It’s apparent that theme as concept is always front of mind for Daniel — even when considering songs unwritten or albums unrecorded.
When asked what’s on the horizon as the band wraps up their tour this November, he’s as enigmatic as the black box still flashing at me every time he speaks.
“I don’t know, making a really quiet record or something? Yeah, a record of ballads or, I don’t know, recorded in a church around one microphone or something. I do love those kinds of records that it’s all about vibe, and it’s all about sticking with one thing. I always think of those early Cure records like Seventeen Secondswhere a mood is established at the top, and you just go all the way through it. You’re in that mood. This is the concept, here are the colours we have to work with. Maybe something like that.”
In the present, however, Lucifer on the Sofa revisits feelings of isolation, nostalgia and a solitary reckoning with oneself.
The most recent single, My Babe, one of the oldest songs on the record, is a punched-up ballad featuring a subtle barroom piano twang, and pared down, pleading vocals.
“I like that one a lot. It’s the one that, when we were out touring before the record came out, when we would play that song, people would kind of go nuts. Sometimes you play a brand new song and people will look like they don’t know where they are. It’s kind of rolling over them and they’re not really sure how to accept it. But that one always had a really great reaction. And people even started writing into the band about it, like, ‘Where can I get this song?’ I think we kinda knew it was one we should feature.”
Wild, the second single, and subsequent four-track remixed EP, was originally composed in 2015 during a four-hour songwriting collaboration with Bleachers frontman and wunderkind producer, Jack Antonoff.
“It was a song that was great, I knew it was good, but there were no words, there was no vocal melody. And I kept coming back to it, you know, once a year or so, and trying to put something on top of it. And it didn’t work for a long time until finally, during the pandemic, one day, I just said, ‘I’m gonna sit here and I’m gonna make this work,’ ” says Daniel.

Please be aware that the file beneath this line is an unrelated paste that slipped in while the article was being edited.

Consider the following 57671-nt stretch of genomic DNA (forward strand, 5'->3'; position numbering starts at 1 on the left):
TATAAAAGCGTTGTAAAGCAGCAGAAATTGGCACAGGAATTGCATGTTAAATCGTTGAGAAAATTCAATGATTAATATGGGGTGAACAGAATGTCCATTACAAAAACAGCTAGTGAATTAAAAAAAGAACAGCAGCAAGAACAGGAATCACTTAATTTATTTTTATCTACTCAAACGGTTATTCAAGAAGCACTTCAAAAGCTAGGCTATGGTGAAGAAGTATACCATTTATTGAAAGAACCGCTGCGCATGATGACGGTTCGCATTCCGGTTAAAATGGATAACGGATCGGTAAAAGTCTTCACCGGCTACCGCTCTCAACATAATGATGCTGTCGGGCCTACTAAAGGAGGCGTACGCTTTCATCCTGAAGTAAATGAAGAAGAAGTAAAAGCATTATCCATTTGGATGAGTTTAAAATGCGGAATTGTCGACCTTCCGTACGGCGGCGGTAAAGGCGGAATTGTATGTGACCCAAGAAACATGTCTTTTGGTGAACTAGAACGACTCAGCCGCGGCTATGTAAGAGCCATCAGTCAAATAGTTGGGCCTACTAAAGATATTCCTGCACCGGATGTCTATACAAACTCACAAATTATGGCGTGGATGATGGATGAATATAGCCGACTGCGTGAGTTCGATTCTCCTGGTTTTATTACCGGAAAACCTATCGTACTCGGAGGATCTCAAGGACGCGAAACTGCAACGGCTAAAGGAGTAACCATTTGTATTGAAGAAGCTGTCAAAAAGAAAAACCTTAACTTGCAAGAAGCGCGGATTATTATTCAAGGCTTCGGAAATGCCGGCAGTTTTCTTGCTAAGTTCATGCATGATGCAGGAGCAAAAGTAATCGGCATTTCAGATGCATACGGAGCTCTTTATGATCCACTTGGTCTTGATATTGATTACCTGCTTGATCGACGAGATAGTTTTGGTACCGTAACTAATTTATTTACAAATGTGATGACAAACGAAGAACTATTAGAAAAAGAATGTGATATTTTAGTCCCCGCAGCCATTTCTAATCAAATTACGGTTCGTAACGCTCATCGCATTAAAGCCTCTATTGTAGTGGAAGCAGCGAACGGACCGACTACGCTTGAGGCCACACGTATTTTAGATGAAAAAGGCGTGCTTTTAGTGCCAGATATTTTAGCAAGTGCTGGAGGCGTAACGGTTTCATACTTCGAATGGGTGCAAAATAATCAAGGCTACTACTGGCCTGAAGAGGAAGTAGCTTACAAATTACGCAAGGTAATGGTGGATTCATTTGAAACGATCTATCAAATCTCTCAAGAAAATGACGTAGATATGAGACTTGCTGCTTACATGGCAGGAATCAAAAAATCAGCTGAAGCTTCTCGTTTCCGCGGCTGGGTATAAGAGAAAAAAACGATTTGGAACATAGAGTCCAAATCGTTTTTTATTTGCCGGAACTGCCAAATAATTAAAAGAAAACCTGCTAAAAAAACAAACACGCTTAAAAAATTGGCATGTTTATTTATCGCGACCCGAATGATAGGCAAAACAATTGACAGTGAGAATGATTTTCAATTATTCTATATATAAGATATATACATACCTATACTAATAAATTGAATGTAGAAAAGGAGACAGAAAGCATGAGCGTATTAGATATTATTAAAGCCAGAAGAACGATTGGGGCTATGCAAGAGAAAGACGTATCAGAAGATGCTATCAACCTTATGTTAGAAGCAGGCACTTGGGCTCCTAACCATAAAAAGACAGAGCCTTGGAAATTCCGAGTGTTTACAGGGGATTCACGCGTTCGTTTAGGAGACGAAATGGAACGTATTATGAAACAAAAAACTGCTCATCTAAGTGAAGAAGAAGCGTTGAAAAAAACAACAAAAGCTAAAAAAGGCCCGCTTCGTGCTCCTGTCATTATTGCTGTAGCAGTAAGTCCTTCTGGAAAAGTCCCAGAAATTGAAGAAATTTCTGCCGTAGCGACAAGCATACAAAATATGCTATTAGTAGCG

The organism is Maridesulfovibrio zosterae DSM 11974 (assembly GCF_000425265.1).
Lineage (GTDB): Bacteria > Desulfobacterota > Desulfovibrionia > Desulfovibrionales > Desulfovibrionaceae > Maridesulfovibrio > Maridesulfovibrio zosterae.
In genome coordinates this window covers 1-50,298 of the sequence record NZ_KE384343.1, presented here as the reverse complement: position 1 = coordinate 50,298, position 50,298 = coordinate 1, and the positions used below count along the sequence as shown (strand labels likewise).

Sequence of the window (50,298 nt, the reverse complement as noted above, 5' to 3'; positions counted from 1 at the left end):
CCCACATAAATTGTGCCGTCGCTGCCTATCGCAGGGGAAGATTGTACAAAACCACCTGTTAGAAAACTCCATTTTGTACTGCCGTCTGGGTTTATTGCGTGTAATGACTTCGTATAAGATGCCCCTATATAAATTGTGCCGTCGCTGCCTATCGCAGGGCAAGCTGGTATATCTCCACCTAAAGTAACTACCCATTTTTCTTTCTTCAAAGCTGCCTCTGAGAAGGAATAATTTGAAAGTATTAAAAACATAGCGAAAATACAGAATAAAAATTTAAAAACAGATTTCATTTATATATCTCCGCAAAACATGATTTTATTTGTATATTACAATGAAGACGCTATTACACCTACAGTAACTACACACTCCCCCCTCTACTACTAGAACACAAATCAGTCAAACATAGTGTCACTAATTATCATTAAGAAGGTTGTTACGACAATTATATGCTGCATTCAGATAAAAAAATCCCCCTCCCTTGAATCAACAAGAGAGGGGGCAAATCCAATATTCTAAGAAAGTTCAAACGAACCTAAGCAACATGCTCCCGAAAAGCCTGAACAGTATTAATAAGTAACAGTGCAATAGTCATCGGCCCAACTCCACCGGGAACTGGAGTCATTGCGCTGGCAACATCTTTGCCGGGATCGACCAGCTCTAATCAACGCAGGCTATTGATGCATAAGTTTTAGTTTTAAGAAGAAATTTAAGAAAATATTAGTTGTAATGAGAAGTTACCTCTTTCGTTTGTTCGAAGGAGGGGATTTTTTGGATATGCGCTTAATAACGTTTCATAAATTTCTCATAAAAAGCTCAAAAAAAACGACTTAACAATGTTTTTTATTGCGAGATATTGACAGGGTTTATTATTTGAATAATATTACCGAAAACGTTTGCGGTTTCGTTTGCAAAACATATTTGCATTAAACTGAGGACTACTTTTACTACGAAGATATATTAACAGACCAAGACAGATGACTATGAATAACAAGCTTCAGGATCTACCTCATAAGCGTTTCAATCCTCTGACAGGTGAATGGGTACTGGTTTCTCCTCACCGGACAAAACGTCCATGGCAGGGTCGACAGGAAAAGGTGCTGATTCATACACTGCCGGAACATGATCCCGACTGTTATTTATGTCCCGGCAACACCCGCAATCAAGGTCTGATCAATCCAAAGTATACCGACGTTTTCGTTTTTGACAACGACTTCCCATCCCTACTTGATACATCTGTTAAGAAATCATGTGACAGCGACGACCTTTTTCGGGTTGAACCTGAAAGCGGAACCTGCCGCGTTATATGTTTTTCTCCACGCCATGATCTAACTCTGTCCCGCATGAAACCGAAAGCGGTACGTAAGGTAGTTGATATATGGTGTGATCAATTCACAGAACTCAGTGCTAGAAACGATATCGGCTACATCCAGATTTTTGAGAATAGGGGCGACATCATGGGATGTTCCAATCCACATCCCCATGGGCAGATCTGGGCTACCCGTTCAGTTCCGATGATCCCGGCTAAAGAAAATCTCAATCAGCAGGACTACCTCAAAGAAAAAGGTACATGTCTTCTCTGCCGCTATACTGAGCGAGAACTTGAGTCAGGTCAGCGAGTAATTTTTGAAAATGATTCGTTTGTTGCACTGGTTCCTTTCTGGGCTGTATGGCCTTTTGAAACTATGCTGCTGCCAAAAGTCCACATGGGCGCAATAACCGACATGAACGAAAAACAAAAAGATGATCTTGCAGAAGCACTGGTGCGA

The result is a desperately needed, hope-filled, slow build for a weary world. A song for the road, and arguably one of the most viscerally reactive tracks on the album.
Being on the road, and subsequently touring, offers an enduring catharsis for Daniel.
“It’s a great time to get some thoughts out, right? I think I wrote two or three songs from Girls Can Tellon the highway between Austin and Omaha, where I kept going to that year, driving back and forth. But yeah, this time especially was great because when I started getting out on the road in 2020, I’d just been locked up, so I just felt like, ‘Wow, you can actually see the big, wide world still exists – and here’s proof of it,’ you know? It helps with everything.
“It’s one of my favourite things to be on that bus and waking up in a new town. The whole thing is so packed with essential things you’ve got to do, like find a place to shower, find a place to have lunch, and find a coffee, do your sound check. That’s kind of like, a full day.
“Meanwhile, knowing in the back of your head that there’s going to be a party that night. It’s kind of a nice, little way to look at life for a couple weeks. So, I love it,” says Daniel.
“So, I’m really looking forward to this festival. I’m taking your word for it that it’s gonna be cool.”
Spoon perform Saturday, July 23 on the Mainstage of Prince’s Island Park as part of the Calgary Folk Music Festival. For tickets and more in formation please go to calgaryfolkfest.com.